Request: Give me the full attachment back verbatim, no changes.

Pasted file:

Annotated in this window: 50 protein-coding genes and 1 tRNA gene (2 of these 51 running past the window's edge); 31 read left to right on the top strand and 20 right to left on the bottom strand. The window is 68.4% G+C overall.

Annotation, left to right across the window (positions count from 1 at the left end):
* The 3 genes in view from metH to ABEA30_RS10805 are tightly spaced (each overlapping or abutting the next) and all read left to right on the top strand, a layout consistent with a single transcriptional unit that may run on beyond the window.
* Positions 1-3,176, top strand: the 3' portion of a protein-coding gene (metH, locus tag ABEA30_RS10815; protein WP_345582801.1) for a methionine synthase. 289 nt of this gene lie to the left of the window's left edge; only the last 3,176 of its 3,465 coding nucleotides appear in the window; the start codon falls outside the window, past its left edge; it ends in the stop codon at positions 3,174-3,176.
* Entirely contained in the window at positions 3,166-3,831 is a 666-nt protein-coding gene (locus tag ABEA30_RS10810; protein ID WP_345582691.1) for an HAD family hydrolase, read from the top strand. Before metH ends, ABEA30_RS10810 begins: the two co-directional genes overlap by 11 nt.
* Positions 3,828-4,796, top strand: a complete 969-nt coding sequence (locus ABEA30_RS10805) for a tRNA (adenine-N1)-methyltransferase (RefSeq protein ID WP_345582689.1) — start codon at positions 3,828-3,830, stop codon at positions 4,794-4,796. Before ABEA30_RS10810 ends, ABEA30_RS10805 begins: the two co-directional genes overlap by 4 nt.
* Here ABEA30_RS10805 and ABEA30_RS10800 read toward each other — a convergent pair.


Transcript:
Annotated in this window: 50 protein-coding genes and 1 tRNA gene (2 of these 51 running past the window's edge); 31 read left to right on the top strand and 20 right to left on the bottom strand. The window is 68.4% G+C overall.

Annotation, left to right across the window (positions count from 1 at the left end):
* The 3 genes in view from metH to ABEA30_RS10805 are tightly spaced (each overlapping or abutting the next) and all read left to right on the top strand, a layout consistent with a single transcriptional unit that may run on beyond the window.
* Positions 1-3,176, top strand: the 3' portion of a protein-coding gene (metH, locus tag ABEA30_RS10815; protein WP_345582801.1) for a methionine synthase. 289 nt of this gene lie to the left of the window's left edge; only the last 3,176 of its 3,465 coding nucleotides appear in the window; the start codon falls outside the window, past its left edge; it ends in the stop codon at positions 3,174-3,176.
* Entirely contained in the window at positions 3,166-3,831 is a 666-nt protein-coding gene (locus tag ABEA30_RS10810; protein ID WP_345582691.1) for an HAD family hydrolase, read from the top strand. Before metH ends, ABEA30_RS10810 begins: the two co-directional genes overlap by 11 nt.
* Positions 3,828-4,796, top strand: a complete 969-nt coding sequence (locus ABEA30_RS10805) for a tRNA (adenine-N1)-methyltransferase (RefSeq protein ID WP_345582689.1) — start codon at positions 3,828-3,830, stop codon at positions 4,794-4,796. Before ABEA30_RS10810 ends, ABEA30_RS10805 begins: the two co-directional genes overlap by 4 nt.
* Here ABEA30_RS10805 and ABEA30_RS10800 read toward each other — a convergent pair.